The “cement” between the members of the group is Divine Love. Each of them knows each other and is concerned about each other's lives. In this way people care for each other and the local church grows into a close-knit community. But the local group of believers is open to anyone who wishes to come and participate in the group. New participants get to know Jesus and are lovingly accepted into the group. If the group becomes too large, the group will split into two groups.
The Biblical Church has no membership. One can become a member of the universal church by personally accepting the Lord Jesus as Savior and Redeemer, whereby one is sealed forever with the Holy Spirit who is the guarantee for the future destination, heaven. To show what happened to that person inwardly, one can show it outwardly by being baptized on the basis of the testimony.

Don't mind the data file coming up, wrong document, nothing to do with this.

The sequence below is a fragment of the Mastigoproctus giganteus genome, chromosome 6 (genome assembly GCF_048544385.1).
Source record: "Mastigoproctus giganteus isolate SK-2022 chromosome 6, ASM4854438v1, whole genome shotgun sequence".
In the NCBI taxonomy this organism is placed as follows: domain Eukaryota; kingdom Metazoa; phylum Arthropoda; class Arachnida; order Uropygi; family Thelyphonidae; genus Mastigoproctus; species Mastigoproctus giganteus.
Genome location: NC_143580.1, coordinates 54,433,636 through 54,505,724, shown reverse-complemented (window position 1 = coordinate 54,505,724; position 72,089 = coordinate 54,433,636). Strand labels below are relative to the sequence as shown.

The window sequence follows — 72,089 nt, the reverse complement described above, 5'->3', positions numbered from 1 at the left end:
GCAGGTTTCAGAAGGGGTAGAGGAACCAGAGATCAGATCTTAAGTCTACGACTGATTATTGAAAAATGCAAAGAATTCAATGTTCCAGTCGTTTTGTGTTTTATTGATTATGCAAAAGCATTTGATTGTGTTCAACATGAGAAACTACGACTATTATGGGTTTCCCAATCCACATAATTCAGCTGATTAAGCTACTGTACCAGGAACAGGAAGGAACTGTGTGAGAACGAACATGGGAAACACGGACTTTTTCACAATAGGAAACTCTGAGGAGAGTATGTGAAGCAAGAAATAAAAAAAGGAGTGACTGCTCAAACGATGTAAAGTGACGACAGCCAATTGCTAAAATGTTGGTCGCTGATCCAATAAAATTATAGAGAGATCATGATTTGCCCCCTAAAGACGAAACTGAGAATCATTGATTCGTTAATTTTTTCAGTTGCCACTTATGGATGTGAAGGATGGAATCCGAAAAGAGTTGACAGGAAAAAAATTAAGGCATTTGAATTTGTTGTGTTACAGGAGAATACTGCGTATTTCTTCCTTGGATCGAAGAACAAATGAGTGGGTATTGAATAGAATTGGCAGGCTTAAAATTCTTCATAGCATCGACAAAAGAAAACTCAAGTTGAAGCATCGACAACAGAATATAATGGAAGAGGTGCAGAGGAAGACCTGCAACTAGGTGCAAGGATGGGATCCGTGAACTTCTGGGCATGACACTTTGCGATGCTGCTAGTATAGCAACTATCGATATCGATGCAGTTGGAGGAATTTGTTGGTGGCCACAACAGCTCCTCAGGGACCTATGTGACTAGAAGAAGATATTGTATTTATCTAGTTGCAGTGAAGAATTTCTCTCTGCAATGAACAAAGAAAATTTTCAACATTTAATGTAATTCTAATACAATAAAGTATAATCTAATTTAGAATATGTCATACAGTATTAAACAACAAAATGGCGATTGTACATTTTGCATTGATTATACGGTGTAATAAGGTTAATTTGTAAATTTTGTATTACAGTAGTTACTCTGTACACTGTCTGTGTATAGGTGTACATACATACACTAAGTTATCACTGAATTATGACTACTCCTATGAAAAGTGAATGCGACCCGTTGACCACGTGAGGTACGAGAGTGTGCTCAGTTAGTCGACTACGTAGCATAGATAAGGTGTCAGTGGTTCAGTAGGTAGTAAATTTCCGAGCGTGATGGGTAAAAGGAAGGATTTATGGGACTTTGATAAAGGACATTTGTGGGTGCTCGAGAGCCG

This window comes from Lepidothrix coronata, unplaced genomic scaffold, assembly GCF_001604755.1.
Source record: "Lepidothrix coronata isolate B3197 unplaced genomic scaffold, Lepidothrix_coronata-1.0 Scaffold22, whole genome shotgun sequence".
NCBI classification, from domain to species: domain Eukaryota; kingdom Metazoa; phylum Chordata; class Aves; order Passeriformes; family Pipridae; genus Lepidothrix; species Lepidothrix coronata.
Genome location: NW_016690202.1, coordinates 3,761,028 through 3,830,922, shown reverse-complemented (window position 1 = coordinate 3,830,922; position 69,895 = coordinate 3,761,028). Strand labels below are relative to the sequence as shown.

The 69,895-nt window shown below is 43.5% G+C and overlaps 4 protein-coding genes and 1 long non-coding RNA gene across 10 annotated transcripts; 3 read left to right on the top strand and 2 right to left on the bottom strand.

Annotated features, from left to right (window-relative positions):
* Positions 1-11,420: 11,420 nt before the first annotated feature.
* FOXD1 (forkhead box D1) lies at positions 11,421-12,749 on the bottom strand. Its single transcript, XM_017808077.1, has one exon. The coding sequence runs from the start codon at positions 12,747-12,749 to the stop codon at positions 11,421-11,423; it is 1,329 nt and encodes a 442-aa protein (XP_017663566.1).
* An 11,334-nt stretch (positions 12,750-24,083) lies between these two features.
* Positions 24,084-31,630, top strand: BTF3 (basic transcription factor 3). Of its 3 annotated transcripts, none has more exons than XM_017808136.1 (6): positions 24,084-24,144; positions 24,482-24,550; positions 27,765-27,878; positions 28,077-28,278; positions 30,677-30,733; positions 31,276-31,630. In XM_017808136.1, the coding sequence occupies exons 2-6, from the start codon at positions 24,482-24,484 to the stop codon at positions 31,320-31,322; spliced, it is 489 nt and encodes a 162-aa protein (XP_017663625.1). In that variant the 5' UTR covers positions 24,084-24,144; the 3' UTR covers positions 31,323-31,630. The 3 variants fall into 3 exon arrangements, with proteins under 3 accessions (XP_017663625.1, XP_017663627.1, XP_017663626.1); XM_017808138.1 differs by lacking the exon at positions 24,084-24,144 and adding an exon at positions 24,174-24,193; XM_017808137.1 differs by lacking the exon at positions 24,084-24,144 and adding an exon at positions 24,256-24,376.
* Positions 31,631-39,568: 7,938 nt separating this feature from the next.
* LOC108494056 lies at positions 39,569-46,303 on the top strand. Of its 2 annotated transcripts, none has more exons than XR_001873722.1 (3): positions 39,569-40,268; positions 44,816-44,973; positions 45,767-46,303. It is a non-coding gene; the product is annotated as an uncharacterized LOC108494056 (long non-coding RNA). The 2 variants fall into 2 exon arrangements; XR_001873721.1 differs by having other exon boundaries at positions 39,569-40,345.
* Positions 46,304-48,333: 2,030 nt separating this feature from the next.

The Biblical church acts as a light in the world and follows the Word of God, the Bible, in everything. It is an attractive place for non-believers where there should be a warm welcome and full acceptance. The Biblical Church is the place from which the gospel is brought into the world.
Gospel comes from the Greek word "euangellion", meaning "glad tidings" or "good news." Evangelizing is a verb and therefore means: bringing a good or happy message. In that sense how the word is not to be used explicitly in biblical context and is not necessarily Christian loaded. Yet it is generally used for bringing the good news of the Lord of Jesus Christ to mankind.
What's the Message